Burnt Kettle Foods

Burnt Kettle Foods is the new parent company name for our Shagbark Hickory Syrup and any other food product we develop.

Our shagbark hickory syrup is available from our booth at the Downtown Rogers Farmer’s market. Sign up below if you want to be notified when it’s ready to ship. We’re pursuing certification and getting legal issues in place now:

Recipes and Feedback

Once you taste the flavor of this incredibly unique syrup, the wheels in your head will start turning. There are so many ways this syrup could be used!

Here’s what one of our excited testers had to say:

Ketha Brashear
This syrup is the bomb !! Baked these smoked pork chops after brushing them with this Burnt Kettle Shagbark Hickory Syrup.

I pan seared the chops, then brushed them with the Burnt Kettle Shagbark Syrup, then put them in the oven for a few minutes. They would have been just as good if I had left them in the skillet and put the lid on for 10 or 15 minutes on really low. Delish ! I am basting my Thanksgiving ham ALL OVER with this syrup before it goes in the oven.

Pork chops braised with Burnt Kettle's shagbark hickory syrup.

More Ideas?

Go to our recipe page to find out how others are using and get our “favorite way to use it” idea. If you’ve used it, share your ideas with us!

Burnt Kettle's Shagbark Hickory Syrup
It even comes with a bag of bark to use on the BBQ grill. Taking pre-orders now. Click pic to pre-order. Or sign up for the announcement list to keep up with our progress of production. We’ll let you know when it’s ready to buy and ship! Sign up below or above. Click here for recipes and ideas or to share yours!

The Story of Our Shagbark Hickory Syrup

Ever heard of shagbark hickory syrup? I know you’ve heard of maple syrup, made from the sap of a maple tree.

Shagbark hickory also goes by the name of Scalybark Hickory, but they’re both the same tree. The latin binomial name is Carya ovata.

Well the shagbark syrup is different than maple syrup. Although the tree can be tapped, for this one, it’s the bark that is used.

My husband comes up with some tasty ideas for things to make here on the Wild Ozark homestead. Last time it was home roasted coffee. That was so successful it’s now one of our homestead standards.

This time his idea was shagbark hickory syrup.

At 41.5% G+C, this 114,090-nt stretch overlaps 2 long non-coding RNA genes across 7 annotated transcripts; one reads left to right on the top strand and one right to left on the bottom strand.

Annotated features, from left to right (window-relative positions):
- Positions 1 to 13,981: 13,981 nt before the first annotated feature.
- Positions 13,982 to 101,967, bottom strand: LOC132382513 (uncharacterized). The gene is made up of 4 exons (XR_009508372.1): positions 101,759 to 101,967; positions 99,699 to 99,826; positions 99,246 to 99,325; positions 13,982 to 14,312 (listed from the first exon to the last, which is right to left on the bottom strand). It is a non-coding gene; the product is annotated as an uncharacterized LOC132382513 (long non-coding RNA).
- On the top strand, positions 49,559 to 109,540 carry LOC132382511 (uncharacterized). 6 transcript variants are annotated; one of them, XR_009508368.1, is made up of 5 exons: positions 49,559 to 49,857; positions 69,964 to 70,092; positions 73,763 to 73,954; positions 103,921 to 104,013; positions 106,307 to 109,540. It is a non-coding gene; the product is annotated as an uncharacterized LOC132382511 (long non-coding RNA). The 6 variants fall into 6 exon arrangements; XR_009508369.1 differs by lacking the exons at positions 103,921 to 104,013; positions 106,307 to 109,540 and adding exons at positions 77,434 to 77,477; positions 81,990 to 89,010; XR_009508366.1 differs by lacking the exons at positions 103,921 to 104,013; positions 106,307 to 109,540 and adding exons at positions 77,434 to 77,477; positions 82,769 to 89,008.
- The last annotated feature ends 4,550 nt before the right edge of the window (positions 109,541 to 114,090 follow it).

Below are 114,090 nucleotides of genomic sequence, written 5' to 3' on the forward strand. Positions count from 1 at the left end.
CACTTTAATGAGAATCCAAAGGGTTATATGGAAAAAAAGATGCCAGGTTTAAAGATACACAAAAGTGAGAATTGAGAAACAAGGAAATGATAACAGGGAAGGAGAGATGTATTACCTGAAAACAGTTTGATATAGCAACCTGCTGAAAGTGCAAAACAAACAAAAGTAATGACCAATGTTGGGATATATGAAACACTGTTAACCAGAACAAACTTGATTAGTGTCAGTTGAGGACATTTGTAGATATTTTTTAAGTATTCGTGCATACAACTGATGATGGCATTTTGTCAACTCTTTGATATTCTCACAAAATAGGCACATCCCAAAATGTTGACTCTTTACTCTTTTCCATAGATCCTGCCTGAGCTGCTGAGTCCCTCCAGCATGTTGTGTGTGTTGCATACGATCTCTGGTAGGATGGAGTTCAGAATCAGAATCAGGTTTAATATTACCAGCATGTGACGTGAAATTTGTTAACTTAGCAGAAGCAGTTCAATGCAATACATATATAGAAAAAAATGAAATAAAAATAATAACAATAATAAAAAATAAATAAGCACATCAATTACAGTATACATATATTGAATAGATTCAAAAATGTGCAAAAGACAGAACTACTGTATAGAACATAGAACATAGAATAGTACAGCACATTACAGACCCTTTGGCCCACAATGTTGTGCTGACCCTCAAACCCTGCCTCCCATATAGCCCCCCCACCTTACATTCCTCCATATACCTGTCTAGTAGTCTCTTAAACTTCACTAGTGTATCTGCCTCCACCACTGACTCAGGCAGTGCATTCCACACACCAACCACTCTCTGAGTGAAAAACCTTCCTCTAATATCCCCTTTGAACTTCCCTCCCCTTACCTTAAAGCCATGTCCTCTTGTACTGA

hickory nuts
Freshly gathered hickory nuts. Hard to beat the squirrels to the good ones!

Skeptical? I was too. This is how the bark of a shagbark hickory looks.

shagbark from shagbark hickory tree

Time Tested

Apparently, this kind of syrup is an old-timey thing. There are lots of variations on the recipe online. Rob was looking up recipes for hickory pie (like pecan pie but using hickories instead) and he stumbled on a post about the syrup and his creative wheels started turning.

We gathered nuts the in fall with plans to make things from them when the weather turned.

We gathered bark, too, because the idea of making syrup from it sure did intrigue.

On a Friday eve that fall, Rob made the syrup. And, like the coffee, it was so delicious it’s going to become another must-have in our cupboard!

It wasn’t long afterwards that we started thinking bigger. What started out as an experiment has built to a full-fledged business and LLC company: Burnt Kettle Foods.

A basic recipe for Shagbark Hickory Syrup

Rob modified the original recipe some to make it taste more like we like and you can do the same to suit your own tastes. Here’s a rough outline of how it’s done:

  1. Gather bark from the tree
  2. Clean bark by washing and scrubbing
  3. Break bark into smaller pieces
  4. Roast bark in the oven
  5. Add bark to a pot and cover by several inches with water
  6. Decoct the bark by cooking on very low heat (no boiling, no bubbles breaking)
  7. Remove bark from water, strain liquid, return to pot
  8. Decoct to concentrate to nice dark color
  9. Add a little cream of tartar to keep it from crystallizing
  10. For each cup of liquid add 2 cups sugar
  11. Cook until sugar is completely dissolved
  12. Pour into jars
  13. Enjoy!

Scaling Up

We’re now cooking large batches at the Food Innovation Kitchen in Fayetteville Arkansas. Soon we’ll be able to sell wholesale and retail nationwide!

If you know of any good chefs who  might like to try our product in their kitchens, let me know. Or let them know! I’ll send samples to anyone interested in wholesale purchase.

We’ll sell them retail at $10/bottle, wholesale at a discount according to volume ordered.

Want to Stay Informed?

Taking pre-orders now!



Shagbark hickory syrup and bark

Shagbark hickory syrup and some of the bark.hickory nut

More Burnt Kettle information to come soon!

Things we have to complete before the syrup product can be certified:

  • Form the new LLC … done!
  • Register the Trademark
  • Procure product liability insurance

And then we’ll be good to go with commercial production of our Shagbark Hickory Syrup.

Instead of it being called “Wild Ozark Shagbark Hickory Syrup“, it’s going to be…

Burnt Kettle Shagbark Hickory Syrup


The original smoky flavored Shagbark Hickory Syrup will be the first one to hit the shelves. But watch out for our new and exciting Chili Petin Shagbark Hickory Syrup and our Cinnamon Infused Shagbark Hickory Syrup, too!

Burnt Kettle Foods' first product is our shagbark hickory syrup.
Shagbark Bark